Game theory and value-based strategy

Harborne "Gus" Stuart explains why cooperative game theory is less a tool than a mind-set and how business leaders can use it to create and capture value for their companies.
June 15, 2005
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Can you briefly explain the concept of value-based business strategy?

It sounds simple, but basic economics doesn’t talk much about what the potential economic value is, what the potential pie is. And it really doesn’t account for the fact that business is a creative venture. The key insight of value-based business strategy was trying to figure out who might be the relevant people — identifying the players in the game. Once you do that, you can think about the possibilities for creating value. That’s what cooperative game theory does; rather than trying to figure out moves and countermoves, it just says think broadly about who’s in the game, and then think about the possibilities.

The negotiation people have known about this for years. If you’re trying to fight City Hall, as it were, the trick is to think broadly about who the players are. Negotiation people talk about a party diagram. It turns out that this is the core idea for any sort of business venture: think broadly about everybody involved — not only customers, but different kinds of suppliers and other people you can work with such as complementors. That was a big insight. The next thing that people worry about is how much are they going to get? They typically answer with, “What should our pricing be?” — and again, that is a limiting worldview.

A better way to answer the question is to do the experiment of pulling yourself out of the game and seeing how much the pie shrinks by. That’s your added value. It’s completely intuitive. The foundation of this idea’s been around for a hundred years — although somewhat ignored — in the notion of unrestricted bargaining. All we did was formalize it in a business strategy context. Added value is the key concept. What do you bring to the party? To determine your own added value, you have to think about how other people value you.

How does your research on game theory relate to value-based strategy?

My colleague Adam Brandenburger and I set out to figure out what game theory was relevant to business. The book that started the game theory field off in 1944 was Theory of Games and Economic Behavior by von Neumann and Morgenstern, and if you look at that book, it’s mostly about cooperative game theory. The other clue we had was that frameworks were wildly successful with MBA students, and yet most economists had a hard time teaching these frameworks. A framework can be anything from a checklist or a two-by-two matrix to Porter’s five forces. Students love these frameworks. Even if the theory behind them isn’t great, they’re an attempt to make the ideas accessible.

What these frameworks were about was thinking structurally: a large, big-picture view. The right structural approach turned out to be cooperative game theory, and so we started doing that. Ultimately what grew out of that was, first, a way to think about strategy. Adam Brandenburger ended up popularizing those ideas in a book with Barry Nalebuff called Co-opetition. One of their contributions was to think broadly about the kinds of players, in particular complementors, because you can’t even begin to think about business strategy without figuring out who’s in the game.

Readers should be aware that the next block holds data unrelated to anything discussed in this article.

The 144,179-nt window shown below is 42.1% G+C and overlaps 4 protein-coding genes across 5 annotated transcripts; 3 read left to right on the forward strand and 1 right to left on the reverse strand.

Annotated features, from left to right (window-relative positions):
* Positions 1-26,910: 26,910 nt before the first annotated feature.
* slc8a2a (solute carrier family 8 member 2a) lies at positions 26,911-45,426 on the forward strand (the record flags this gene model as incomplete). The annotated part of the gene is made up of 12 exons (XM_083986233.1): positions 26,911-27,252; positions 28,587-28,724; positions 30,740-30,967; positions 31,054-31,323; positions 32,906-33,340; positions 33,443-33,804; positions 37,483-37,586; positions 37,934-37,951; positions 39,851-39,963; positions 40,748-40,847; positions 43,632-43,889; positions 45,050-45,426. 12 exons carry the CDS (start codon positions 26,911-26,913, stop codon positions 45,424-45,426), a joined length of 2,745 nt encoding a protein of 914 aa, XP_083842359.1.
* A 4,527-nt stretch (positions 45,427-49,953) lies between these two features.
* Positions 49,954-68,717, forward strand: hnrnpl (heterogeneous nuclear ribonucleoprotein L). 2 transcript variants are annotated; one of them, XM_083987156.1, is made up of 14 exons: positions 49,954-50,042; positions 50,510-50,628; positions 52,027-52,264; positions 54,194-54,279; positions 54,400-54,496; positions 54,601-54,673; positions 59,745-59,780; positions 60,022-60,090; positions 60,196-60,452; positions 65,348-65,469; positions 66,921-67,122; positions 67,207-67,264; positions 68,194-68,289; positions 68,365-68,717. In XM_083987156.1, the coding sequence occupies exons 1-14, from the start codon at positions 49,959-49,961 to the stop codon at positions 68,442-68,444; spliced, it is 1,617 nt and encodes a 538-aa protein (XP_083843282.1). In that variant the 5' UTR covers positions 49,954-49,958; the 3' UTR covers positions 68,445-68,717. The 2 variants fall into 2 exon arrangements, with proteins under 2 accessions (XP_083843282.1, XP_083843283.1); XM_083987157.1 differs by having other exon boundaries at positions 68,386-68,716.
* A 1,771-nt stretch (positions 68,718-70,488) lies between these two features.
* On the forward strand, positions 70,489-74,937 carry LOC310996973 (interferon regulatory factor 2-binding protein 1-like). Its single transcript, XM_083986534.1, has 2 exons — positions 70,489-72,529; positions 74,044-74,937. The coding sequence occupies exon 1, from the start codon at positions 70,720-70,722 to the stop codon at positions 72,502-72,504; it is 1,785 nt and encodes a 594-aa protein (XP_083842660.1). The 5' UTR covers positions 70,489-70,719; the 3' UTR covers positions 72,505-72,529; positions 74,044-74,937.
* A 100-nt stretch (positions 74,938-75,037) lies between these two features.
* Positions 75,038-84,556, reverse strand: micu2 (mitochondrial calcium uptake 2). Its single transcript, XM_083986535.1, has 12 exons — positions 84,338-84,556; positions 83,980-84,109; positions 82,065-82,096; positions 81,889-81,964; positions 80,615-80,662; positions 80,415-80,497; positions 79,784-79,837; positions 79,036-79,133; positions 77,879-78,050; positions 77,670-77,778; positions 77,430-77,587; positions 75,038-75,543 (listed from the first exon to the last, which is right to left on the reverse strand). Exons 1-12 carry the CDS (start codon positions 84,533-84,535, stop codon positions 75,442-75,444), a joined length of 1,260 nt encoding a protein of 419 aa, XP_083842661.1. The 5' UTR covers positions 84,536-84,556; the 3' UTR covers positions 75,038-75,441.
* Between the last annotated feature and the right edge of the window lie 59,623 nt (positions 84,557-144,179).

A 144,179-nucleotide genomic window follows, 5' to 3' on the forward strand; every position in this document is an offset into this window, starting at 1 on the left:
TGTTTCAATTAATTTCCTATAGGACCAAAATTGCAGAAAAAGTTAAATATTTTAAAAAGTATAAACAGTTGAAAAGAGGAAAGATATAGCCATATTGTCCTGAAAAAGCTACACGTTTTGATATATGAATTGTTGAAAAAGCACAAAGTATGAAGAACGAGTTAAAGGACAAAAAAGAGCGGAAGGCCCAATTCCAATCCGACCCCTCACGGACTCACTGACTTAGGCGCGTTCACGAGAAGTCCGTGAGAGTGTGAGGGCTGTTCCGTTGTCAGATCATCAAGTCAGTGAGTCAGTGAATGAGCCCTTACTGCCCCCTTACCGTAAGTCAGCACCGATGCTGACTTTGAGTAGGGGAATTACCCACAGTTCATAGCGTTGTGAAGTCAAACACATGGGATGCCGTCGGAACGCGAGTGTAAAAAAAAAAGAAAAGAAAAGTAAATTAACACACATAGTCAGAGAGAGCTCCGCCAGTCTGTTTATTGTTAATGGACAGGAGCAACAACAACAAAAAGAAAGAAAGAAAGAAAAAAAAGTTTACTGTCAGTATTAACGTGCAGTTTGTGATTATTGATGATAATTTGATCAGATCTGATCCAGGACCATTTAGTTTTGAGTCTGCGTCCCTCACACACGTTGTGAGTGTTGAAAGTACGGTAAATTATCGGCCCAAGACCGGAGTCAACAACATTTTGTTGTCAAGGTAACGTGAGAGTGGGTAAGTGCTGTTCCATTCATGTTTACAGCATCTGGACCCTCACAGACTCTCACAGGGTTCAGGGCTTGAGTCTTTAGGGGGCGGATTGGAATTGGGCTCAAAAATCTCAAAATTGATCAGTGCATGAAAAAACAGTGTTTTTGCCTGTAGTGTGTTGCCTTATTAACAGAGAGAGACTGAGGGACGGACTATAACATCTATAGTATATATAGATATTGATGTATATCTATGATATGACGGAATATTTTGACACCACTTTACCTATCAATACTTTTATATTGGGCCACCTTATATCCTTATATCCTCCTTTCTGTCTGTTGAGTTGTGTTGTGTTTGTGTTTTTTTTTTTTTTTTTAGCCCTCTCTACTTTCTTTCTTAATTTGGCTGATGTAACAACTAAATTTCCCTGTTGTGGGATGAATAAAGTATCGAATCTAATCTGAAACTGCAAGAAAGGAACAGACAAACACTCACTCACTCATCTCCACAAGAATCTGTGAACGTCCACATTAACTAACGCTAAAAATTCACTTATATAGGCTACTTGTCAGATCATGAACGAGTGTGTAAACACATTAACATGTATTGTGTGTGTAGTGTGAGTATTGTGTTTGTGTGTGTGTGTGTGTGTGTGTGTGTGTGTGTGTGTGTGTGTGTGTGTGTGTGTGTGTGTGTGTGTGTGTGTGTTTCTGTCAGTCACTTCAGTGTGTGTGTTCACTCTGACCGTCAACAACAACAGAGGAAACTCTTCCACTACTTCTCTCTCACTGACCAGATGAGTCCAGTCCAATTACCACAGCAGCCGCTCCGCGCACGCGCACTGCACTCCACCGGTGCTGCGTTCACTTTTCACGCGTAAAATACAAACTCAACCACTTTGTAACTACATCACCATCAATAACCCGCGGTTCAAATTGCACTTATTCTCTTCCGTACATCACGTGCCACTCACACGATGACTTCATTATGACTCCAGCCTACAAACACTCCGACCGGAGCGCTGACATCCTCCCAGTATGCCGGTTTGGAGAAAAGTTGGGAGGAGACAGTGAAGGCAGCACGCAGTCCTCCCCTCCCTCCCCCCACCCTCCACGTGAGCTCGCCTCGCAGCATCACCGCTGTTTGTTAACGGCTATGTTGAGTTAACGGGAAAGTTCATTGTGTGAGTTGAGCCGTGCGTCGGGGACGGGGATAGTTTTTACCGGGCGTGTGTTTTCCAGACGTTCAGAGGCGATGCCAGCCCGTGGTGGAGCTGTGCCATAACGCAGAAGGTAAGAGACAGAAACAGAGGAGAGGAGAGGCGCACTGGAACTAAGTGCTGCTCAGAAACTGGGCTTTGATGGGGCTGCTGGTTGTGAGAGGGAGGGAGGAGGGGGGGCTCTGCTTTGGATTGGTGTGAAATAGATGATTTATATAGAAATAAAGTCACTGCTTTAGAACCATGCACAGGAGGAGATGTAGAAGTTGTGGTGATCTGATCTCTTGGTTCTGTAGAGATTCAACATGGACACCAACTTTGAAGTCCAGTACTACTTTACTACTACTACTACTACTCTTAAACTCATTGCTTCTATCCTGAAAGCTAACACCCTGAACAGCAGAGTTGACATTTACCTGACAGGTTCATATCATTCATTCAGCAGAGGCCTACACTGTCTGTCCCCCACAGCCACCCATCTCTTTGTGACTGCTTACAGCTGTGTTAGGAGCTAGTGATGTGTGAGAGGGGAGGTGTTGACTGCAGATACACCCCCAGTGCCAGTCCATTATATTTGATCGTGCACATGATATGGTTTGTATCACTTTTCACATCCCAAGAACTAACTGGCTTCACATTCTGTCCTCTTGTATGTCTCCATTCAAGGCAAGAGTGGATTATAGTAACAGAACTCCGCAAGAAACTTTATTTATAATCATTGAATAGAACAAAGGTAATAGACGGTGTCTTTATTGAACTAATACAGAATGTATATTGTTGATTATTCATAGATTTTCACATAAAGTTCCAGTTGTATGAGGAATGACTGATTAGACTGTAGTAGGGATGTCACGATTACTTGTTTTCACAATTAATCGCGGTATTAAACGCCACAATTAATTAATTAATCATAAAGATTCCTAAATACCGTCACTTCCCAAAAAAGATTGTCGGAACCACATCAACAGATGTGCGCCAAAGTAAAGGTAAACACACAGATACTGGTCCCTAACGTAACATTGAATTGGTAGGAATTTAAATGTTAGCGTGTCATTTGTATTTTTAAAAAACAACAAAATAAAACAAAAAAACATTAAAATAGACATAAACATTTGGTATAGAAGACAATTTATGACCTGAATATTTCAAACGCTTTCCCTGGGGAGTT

The second big thing was to think about what the pie could be. The strategy wasn’t about beating the competition. It was about first understanding what the opportunities were for value creation and then worrying about whether you’re getting your share of the pie. So the competition is, almost logically, second. If you pick up a traditional microeconomic textbook, it’s about the allocation of scarce resources, that people face trade-offs — very much a narrow worldview of a limited pie — whereas the reality is that business is about making deals happen.

What is the difference between cooperative, noncooperative and biform game theory?

The first question is, what’s the right way to describe a competitive situation, to look at a situation and answer the question, Should you be making money? It turns out that looking at cooperative games is the right way. Even though most of von Neumann and Morgenstern’s book was about cooperative game theory, the idea that originally appealed to people was so-called noncooperative game theory. In noncooperative game theory, you’re actually specifying the moves and countermoves. The problem is that in business the things you can do are almost beyond comprehension. The strategy set is unlimited.

And yet there are times when you can talk about a strategy set. If you’re negotiating something, you don’t want to specify the strategy set. Negotiation is too free-form. But there are times when you can talk about a specific decision: to build a plant or not, for example, to enter a market or not. So those had to be integrated. The general insight that you needed cooperative game theory for the complexity of business but that you also needed some set of specified moves precipitated the hybrid game, called the biform game.

Could you give a specific example of how a company might use biform game theory in its strategic planning?

In a recent version of the “Biform Games” paper, we look at a simplified version of the “Intel Inside” campaign. If you want a simple model explaining why the campaign would work, then the standard approach would be a game theory model that would say, OK, we spend a certain amount of money on branding our microprocessor and then start talking about how each player will change its prices. Compaq will change its prices or IBM will change its prices based on whether they have it in their computers or not. That game gets really confusing really quickly.